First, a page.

November 9, 2016 · 0 Comments
By Mark Pavilons
A seemingly routine traffic study stirred the proverbial hornets’ nest at King council recently.
The ward-by-ward study results for 2015-2016 were presented to council, along with several recommendations.
Extensive data collection was done through 2015 and 2016, to ascertain areas of concern. In the staff report, they contend “only the physical environment will have a marked effect on the speeds that drivers choose to drive at. Data has shown that lowering speeds below the 85th percentile speed do not decrease speeds and frequency of accidents.”
Staff recommend upping the limit on several roads to 80 km-h. These include the 15th, 16th and 17th Sideroads, as well as the 8th Concession.
Councillors took some issues with the recommendations. Staff do plan to conduct ongoing speed studies over the fall and into the spring. Staff will bring back another report with specific recommendations after the second study.
A 16th Sideroad resident questioned the accuracy of the speed studies on this road, which has had several serious crashes over the years. The road is frequented by walkers and cyclists and presents some obvious hazards, not the least of which are bad sightlines in several locations. She urged council to retain the 60 km-h limit.
Councillor Debbie Schaefer also questioned why staff would recommend the increase, asking for other speed reduction options.
Mike Cole did not it’s an ongoing, fluid study and nothing is cast in stone.
Councillor David Boyd also wanted staff to look at commuter shortcuts through subdivision streets. He wants to curb this practice and discourage motorists from using residential areas as a bypass.
Councillor Cleve Mortelliti also expressed concerns about increasing the speed on the 16th. He pointed out that once rural gravel roads are paved, they often turn into “raceways.” He does not support increasing the speeds. He observed, when speeds are upped to 80 km-h, it changes the designation and classification of the road, with impacts on maintenance and works crews response.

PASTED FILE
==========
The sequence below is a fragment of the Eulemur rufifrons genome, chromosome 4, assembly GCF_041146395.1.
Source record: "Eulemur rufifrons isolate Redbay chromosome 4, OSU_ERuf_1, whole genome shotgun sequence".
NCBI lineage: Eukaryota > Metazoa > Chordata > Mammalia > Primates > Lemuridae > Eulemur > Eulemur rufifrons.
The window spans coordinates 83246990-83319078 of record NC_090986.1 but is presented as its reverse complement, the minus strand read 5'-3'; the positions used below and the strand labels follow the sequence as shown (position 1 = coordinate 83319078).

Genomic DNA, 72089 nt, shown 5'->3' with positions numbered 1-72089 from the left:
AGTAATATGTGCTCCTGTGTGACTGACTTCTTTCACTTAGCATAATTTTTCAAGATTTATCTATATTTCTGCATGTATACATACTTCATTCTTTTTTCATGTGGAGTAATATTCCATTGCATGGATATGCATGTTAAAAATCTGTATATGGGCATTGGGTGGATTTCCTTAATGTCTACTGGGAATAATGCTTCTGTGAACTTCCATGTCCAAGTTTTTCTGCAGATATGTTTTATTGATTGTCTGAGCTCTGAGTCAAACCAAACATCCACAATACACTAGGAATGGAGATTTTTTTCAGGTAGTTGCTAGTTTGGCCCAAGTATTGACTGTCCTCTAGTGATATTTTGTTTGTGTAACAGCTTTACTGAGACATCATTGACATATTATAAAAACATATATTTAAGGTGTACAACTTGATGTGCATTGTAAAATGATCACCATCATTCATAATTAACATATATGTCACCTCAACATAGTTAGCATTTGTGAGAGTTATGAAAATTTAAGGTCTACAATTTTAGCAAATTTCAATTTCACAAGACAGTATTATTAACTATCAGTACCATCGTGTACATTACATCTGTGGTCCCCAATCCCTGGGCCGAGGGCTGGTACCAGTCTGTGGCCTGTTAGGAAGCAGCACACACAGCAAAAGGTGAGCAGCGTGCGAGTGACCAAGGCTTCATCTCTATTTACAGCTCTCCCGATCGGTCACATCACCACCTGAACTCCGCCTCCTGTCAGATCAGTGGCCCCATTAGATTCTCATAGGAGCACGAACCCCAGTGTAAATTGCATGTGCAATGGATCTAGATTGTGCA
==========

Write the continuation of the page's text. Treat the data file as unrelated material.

Mortelliti pointed out that several years council entertained the suggestion of a “blanket speed limit” across the municipality, pegged at 60 km-h. He suggested this be revisited in the future.
CAO Susan Plamondon noted any formal recommendations will return to council for approval. This meeting was to obtain feedback, concerns and “provoke comment,” which is did in spades. She added work still needs to be done on the traffic recommendations.
Councillor Bill Cober asked staff to share the data and speeding concerns with York Regional Police, whose presence will send a message to residents. He did note that many speeders tend to be the residents of the area.
“It’s our responsibility to drive the speed limit in our own community,” he stressed. “Slow down; that’s the solution.” He argued that speed humps are not necessary, motorists simply have to get the message and abide by the rules. “This is a social issue, not an infrastructure issue,” he contended.
Mayor Steve Pellegrini said speed designations should be backed by data, and not simply dictated by political or social needs. He cautioned councillors on setting arbitrarily low limits. People drive as speeds that are comfortable to them, and won’t necessarily speed if limits are raised. He cited a speed change on BC highways, from 100 to 120 km-h and the average speed of drivers did not go up.
He said he’s in favour of a consistent approach across the municipality.
He pointed out the police can’t be expected to sit and wait for speeders and they need analytical data to set their strategy.